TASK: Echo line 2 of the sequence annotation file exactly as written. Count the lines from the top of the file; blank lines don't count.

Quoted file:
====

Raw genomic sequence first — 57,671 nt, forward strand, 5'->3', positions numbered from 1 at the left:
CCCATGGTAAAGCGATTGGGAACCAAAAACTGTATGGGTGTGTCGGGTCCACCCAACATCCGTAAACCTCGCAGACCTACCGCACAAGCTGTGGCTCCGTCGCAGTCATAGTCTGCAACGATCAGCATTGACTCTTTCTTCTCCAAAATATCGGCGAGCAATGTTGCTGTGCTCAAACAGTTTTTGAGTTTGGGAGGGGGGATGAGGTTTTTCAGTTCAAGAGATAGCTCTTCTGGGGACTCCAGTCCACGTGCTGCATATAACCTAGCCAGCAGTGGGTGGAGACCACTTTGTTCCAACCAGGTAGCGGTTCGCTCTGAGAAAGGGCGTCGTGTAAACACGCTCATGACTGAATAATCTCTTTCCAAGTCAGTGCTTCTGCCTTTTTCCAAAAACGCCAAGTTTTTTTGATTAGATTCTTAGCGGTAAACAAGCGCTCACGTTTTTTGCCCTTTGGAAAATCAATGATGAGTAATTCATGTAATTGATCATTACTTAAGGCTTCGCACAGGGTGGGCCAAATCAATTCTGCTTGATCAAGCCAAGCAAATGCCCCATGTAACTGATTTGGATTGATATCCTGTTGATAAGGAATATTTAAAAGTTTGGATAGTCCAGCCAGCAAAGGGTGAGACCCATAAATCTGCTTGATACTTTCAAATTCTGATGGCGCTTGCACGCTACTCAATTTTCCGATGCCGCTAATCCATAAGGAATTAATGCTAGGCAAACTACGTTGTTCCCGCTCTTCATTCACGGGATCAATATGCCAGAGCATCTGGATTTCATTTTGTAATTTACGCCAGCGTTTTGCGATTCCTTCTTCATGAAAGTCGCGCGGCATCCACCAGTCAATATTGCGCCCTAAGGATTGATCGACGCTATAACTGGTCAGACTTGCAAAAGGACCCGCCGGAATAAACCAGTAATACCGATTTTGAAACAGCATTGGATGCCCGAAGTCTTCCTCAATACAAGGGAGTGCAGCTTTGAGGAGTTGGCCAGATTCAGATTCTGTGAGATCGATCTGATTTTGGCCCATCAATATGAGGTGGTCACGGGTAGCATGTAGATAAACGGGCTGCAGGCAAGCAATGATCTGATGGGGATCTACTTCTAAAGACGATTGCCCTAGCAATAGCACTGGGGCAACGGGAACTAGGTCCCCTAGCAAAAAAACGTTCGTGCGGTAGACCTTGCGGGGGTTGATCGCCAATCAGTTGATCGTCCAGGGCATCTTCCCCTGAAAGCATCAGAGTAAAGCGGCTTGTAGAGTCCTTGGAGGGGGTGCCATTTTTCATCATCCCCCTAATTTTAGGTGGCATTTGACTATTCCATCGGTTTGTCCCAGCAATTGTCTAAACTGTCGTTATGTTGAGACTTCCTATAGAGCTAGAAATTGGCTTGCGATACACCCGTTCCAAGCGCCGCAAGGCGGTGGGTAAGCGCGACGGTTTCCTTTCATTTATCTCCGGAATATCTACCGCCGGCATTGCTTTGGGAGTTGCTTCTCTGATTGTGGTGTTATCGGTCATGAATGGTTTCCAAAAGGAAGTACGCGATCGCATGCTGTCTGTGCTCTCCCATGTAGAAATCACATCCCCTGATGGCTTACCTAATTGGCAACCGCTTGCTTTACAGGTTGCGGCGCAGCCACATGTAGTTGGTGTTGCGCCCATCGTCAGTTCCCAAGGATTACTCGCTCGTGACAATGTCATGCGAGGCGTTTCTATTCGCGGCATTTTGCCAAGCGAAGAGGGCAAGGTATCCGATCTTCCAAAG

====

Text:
CCCATGGTAAAGCGATTGGGAACCAAAAACTGTATGGGTGTGTCGGGTCCACCCAACATCCGTAAACCTCGCAGACCTACCGCACAAGCTGTGGCTCCGTCGCAGTCATAGTCTGCAACGATCAGCATTGACTCTTTCTTCTCCAAAATATCGGCGAGCAATGTTGCTGTGCTCAAACAGTTTTTGAGTTTGGGAGGGGGGATGAGGTTTTTCAGTTCAAGAGATAGCTCTTCTGGGGACTCCAGTCCACGTGCTGCATATAACCTAGCCAGCAGTGGGTGGAGACCACTTTGTTCCAACCAGGTAGCGGTTCGCTCTGAGAAAGGGCGTCGTGTAAACACGCTCATGACTGAATAATCTCTTTCCAAGTCAGTGCTTCTGCCTTTTTCCAAAAACGCCAAGTTTTTTTGATTAGATTCTTAGCGGTAAACAAGCGCTCACGTTTTTTGCCCTTTGGAAAATCAATGATGAGTAATTCATGTAATTGATCATTACTTAAGGCTTCGCACAGGGTGGGCCAAATCAATTCTGCTTGATCAAGCCAAGCAAATGCCCCATGTAACTGATTTGGATTGATATCCTGTTGATAAGGAATATTTAAAAGTTTGGATAGTCCAGCCAGCAAAGGGTGAGACCCATAAATCTGCTTGATACTTTCAAATTCTGATGGCGCTTGCACGCTACTCAATTTTCCGATGCCGCTAATCCATAAGGAATTAATGCTAGGCAAACTACGTTGTTCCCGCTCTTCATTCACGGGATCAATATGCCAGAGCATCTGGATTTCATTTTGTAATTTACGCCAGCGTTTTGCGATTCCTTCTTCATGAAAGTCGCGCGGCATCCACCAGTCAATATTGCGCCCTAAGGATTGATCGACGCTATAACTGGTCAGACTTGCAAAAGGACCCGCCGGAATAAACCAGTAATACCGATTTTGAAACAGCATTGGATGCCCGAAGTCTTCCTCAATACAAGGGAGTGCAGCTTTGAGGAGTTGGCCAGATTCAGATTCTGTGAGATCGATCTGATTTTGGCCCATCAATATGAGGTGGTCACGGGTAGCATGTAGATAAACGGGCTGCAGGCAAGCAATGATCTGATGGGGATCTACTTCTAAAGACGATTGCCCTAGCAATAGCACTGGGGCAACGGGAACTAGGTCCCCTAGCAAAAAAACGTTCGTGCGGTAGACCTTGCGGGGGTTGATCGCCAATCAGTTGATCGTCCAGGGCATCTTCCCCTGAAAGCATCAGAGTAAAGCGGCTTGTAGAGTCCTTGGAGGGGGTGCCATTTTTCATCATCCCCCTAATTTTAGGTGGCATTTGACTATTCCATCGGTTTGTCCCAGCAATTGTCTAAACTGTCGTTATGTTGAGACTTCCTATAGAGCTAGAAATTGGCTTGCGATACACCCGTTCCAAGCGCCGCAAGGCGGTGGGTAAGCGCGACGGTTTCCTTTCATTTATCTCCGGAATATCTACCGCCGGCATTGCTTTGGGAGTTGCTTCTCTGATTGTGGTGTTATCGGTCATGAATGGTTTCCAAAAGGAAGTACGCGATCGCATGCTGTCTGTGCTCTCCCATGTAGAAATCACATCCCCTGATGGCTTACCTAATTGGCAACCGCTTGCTTTACAGGTTGCGGCGCAGCCACATGTAGTTGGTGTTGCGCCCATCGTCAGTTCCCAAGGATTACTCGCTCGTGACAATGTCATGCGAGGCGTTTCTATTCGCGGCATTTTGCCAAGCGAAGAGGGCAAGGTATCCGATCTTCCAAAG